Published on *Greenhouse Product News* (http://www.gpnmag.com)

The principal method used for fertilizing greenhouse crops is to apply completely soluble fertilizers with a fertilizer injector (or proportioner). Fertilizer injectors “inject” a small quantity of concentrated fertilizer solution (stock solution) into irrigation water to supply plants with the appropriate concentration of fertilizer. For fertilizer injectors to operate properly, the fertilizers must be completely soluble in water, which means they must not contain precipitates or insoluble material. Completely soluble fertilizers are manufactured from technical-grade fertilizers that are more refined than fertilizer-grade fertilizers, which are used predominantly for field-grown crops.

Previously, many growers formulated their own water-soluble fertilizers by mixing two or more fertilizer salts such as ammonium nitrate, calcium nitrate, potassium nitrate, monoammonium phosphate or diammonium phosphate. Today, most growers purchase bags of pre-mixed, water-soluble fertilizers. Pre-mixed fertilizers typically supply nitrogen, phosphorus, and potassium and include six micronutrients: boron, copper, iron, manganese, molybdenum and zinc. Some pre-mixed fertilizers also contain secondary major elements such as magnesium and/or sulfur.

Primarily, three numbers, such as 20-20-20 or 15-16-17, distinguish fertilizers. The first, second and third numbers indicate the percentages of elemental nitrogen, phosphorus in the oxide form and potassium in the oxide form, respectively.

Fertilizer stock solutions are mixed according to the fertilizer injector ratio: each injector will deliver a certain amount of stock solution for each increment of irrigation water that passes through the injector. For example, a 1:100 injector will deliver 100 gals. of diluted fertilizer solution for each gallon of stock solution. The 100 gals. of diluted fertilizer solution is composed of 99 gals. of water plus 1 gal. of stock solution. A 1:200 injector will deliver 200 gals. of diluted fertilizer for each gallon of concentrated stock solution (or 100 gals. of diluted solution per one-half gal. of stock). If both injectors were to deliver 150 ppm of nitrogen from the same fertilizer, the stock solution for the 1:200 injector would have to be twice as concentrated as the one for the 1:100 injector.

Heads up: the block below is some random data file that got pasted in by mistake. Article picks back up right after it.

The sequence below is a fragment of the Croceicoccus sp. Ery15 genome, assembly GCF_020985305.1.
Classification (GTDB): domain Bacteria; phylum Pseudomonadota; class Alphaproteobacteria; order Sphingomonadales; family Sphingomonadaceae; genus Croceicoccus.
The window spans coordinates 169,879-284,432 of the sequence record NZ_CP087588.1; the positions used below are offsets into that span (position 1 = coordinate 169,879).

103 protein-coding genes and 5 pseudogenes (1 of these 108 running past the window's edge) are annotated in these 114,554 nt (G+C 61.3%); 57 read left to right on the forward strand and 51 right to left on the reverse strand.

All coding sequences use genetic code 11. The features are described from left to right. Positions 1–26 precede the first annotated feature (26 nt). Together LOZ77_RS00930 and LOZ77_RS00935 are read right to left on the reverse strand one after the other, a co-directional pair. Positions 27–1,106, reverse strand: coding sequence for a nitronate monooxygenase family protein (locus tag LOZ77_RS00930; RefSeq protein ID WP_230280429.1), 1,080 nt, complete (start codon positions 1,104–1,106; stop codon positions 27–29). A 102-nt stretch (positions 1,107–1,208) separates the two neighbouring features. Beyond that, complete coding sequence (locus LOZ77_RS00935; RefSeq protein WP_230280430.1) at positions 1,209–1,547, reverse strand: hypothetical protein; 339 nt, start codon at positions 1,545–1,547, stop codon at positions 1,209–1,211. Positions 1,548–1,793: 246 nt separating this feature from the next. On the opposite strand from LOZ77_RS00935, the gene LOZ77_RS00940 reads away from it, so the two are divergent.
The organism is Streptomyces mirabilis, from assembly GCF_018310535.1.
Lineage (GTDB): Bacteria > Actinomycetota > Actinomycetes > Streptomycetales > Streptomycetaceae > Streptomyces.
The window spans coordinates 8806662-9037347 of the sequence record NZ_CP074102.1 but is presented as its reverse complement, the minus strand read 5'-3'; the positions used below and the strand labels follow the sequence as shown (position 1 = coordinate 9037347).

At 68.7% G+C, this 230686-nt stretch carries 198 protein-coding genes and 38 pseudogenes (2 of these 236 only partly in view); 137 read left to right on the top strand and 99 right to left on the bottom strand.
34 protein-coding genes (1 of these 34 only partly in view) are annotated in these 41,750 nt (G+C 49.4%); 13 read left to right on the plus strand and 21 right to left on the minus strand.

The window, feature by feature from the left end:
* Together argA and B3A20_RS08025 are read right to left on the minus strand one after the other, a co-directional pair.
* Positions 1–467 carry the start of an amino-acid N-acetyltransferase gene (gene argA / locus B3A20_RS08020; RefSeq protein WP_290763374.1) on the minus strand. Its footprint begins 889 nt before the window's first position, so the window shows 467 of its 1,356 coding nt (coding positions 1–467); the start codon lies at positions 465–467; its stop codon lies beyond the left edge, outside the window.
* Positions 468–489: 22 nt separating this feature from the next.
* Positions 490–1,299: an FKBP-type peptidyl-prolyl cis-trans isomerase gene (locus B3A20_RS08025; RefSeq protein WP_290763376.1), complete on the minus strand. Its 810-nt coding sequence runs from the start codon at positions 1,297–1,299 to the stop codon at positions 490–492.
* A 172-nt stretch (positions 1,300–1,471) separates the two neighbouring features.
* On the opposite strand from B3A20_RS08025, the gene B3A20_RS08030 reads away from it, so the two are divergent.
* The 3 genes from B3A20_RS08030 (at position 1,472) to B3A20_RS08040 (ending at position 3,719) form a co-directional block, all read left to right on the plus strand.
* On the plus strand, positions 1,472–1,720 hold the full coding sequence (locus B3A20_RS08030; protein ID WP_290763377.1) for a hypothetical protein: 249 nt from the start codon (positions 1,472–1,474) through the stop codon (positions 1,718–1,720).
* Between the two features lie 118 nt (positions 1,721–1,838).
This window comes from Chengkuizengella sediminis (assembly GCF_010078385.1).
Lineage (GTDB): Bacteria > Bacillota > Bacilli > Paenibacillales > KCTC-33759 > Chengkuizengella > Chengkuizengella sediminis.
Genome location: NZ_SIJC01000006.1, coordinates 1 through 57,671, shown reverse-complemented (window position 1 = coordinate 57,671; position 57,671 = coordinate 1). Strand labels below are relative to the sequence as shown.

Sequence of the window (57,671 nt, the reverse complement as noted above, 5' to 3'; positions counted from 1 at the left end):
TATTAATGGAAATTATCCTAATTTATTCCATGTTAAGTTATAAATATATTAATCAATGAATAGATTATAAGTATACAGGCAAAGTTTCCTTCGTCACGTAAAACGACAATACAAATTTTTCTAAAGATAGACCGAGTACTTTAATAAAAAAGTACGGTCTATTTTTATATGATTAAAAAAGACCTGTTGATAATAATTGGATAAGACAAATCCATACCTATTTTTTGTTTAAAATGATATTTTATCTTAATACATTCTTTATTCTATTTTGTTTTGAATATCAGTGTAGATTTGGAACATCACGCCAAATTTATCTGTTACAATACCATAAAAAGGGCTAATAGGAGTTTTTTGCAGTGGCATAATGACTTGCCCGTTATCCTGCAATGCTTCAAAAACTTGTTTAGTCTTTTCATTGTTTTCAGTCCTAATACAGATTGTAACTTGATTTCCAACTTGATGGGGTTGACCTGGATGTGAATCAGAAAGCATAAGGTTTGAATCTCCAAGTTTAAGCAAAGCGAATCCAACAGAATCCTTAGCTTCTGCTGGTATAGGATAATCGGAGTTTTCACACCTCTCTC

Growers need to determine the amount of fertilizer needed to mix stock solutions. Manufacturers of pre-mixed fertilizers and fertilizer injectors provide information sheets to aid in preparing stock solutions. Many fertilizer manufacturers also print this information on the fertilizer bags. Sometimes, however, the information provided does not apply to a particular grower’s situation. For example, the recommendations are limited to the common injector ratios (1:100 and 1:200) or the diluted fertilizer solutions listed are not those that are desired. Without recourse to tables or bags, growers can easily calculate the amount of fertilizer required for preparing stock solutions using the following formula:

Amount of fertilizer to make 1 gal. or liter of stock solution = Desired concentration in parts per million x Dilution factor ÷ (Percent of element in fertilizer x Conversion constant)

The dilution factor is the larger number of the fertilizer injector ratio, and the conversion constant is determined by the desired units for the answer (Figure 1, below). Conversion constants are provided for ounces or pounds per gallon. Also, for those brave few that have become familiar with the metric system, a conversion constant is provided for grams of fertilizer per liter of stock.